By: Erica Fletcher
This is investigation 3 of part two of the final assignment for EMAT 6680. The goal was to select one additional item from the assignments or from explorations presented in class that you have not alreadyu written up. I chose to investigate the circumcenter from the earlier Assignment 4: centers of a triangle. One reason I chose this was because this is one of our Math I standards MM1G3e: understanding the different points of concurrency of a triangle. The more I investigate with the centers of a triangle the better I can explain the various properties to my students taking secondary school mathematics courses.
The CIRCUMCENTER (C) of a triangle is the point in the plane equidistant from the three vertices of the triangle. Since a point equidistant from two points lies on the perpendicular bisector of the segment determined by the two points, C is on the perpendicular bisector of each side of the triangle. Note: C may be outside of the triangle.
Goal: Construct the circumcenter C and explore its location for various shapes of triangles. It is the center of the circumcircle (the circumscribed circle) of the triangle.
Recall that the point where the three perpendicular bisectors of a triangle meet is called the circumcenter.
One of several centers the triangle can have, the circumcenter is the point where the perpendicular bisectors of a triangle intersect. The circumcenter is also the center of the triangle's circumcircle - the circle that passes through all three of the triangle's vertices. As you reshape the triangle above, notice that the circumcenter may lie outside the triangle.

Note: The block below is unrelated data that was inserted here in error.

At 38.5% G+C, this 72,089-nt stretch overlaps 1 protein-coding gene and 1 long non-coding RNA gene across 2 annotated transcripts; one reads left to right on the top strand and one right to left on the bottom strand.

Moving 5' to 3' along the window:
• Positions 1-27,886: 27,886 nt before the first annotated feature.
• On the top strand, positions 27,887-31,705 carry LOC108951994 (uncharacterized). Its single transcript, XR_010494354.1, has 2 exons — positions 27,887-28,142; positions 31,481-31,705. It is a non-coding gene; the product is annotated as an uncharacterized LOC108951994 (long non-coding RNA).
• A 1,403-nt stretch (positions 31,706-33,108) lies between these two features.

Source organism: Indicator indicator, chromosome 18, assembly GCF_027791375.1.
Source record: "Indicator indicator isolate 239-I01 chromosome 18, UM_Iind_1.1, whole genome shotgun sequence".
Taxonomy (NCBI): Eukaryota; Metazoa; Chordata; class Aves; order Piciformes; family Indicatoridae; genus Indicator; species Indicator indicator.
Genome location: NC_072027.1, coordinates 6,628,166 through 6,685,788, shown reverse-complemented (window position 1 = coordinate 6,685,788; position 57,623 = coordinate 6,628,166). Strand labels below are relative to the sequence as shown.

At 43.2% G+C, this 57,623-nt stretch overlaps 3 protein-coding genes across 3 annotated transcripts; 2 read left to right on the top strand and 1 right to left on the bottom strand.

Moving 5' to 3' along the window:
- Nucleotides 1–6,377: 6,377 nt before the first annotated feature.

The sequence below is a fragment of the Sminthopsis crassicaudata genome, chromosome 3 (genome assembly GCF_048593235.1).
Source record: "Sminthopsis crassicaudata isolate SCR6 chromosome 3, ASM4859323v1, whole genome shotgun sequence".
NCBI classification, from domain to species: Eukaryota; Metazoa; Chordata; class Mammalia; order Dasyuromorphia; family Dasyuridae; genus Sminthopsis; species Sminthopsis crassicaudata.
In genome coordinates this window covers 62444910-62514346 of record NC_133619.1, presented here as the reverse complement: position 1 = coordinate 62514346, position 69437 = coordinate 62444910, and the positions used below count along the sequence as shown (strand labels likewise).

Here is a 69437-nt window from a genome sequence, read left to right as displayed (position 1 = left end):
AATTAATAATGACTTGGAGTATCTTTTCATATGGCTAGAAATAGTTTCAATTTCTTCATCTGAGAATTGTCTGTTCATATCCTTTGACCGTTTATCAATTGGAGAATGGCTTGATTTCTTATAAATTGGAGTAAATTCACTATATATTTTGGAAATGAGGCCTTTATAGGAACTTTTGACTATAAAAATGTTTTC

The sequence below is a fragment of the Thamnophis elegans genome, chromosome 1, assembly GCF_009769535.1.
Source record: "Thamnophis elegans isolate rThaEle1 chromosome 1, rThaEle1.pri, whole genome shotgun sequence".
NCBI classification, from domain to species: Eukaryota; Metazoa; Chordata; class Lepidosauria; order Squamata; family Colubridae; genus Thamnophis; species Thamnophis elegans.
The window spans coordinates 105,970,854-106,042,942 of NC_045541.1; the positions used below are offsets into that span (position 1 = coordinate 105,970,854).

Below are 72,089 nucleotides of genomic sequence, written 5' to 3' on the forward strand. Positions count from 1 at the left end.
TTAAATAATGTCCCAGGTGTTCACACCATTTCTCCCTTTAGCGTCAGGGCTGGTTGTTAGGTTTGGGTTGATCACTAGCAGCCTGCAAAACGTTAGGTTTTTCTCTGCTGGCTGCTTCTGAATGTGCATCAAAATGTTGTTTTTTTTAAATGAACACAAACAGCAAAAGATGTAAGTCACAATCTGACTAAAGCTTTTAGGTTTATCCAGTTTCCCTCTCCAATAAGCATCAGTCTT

Look at the construction of the circumcenter below:
We see that when we have an obtuse triangle the circumcenter is outside of the triangle.
However, look at the construction below:
When we look at triangle ABC being an acute triangle, we notice the circumcenter always lie inside of the triangle.
Lastly, letís see what happens when triangle ABC is a right triangle.
In the special case of a right triangle, the circumcenter (C in the figure at right) lies exactly at the midpoint of the hypotenuse (longest side).
The circumcenter of a right triangle falls on the side opposite
the right angle.
Also we notice that the circumcenter of a triangle ABC is equidistant from each of the vertices of triangle ABC.
Click here if you would like to see what happens to the circumcenter when we look at various types of triangles.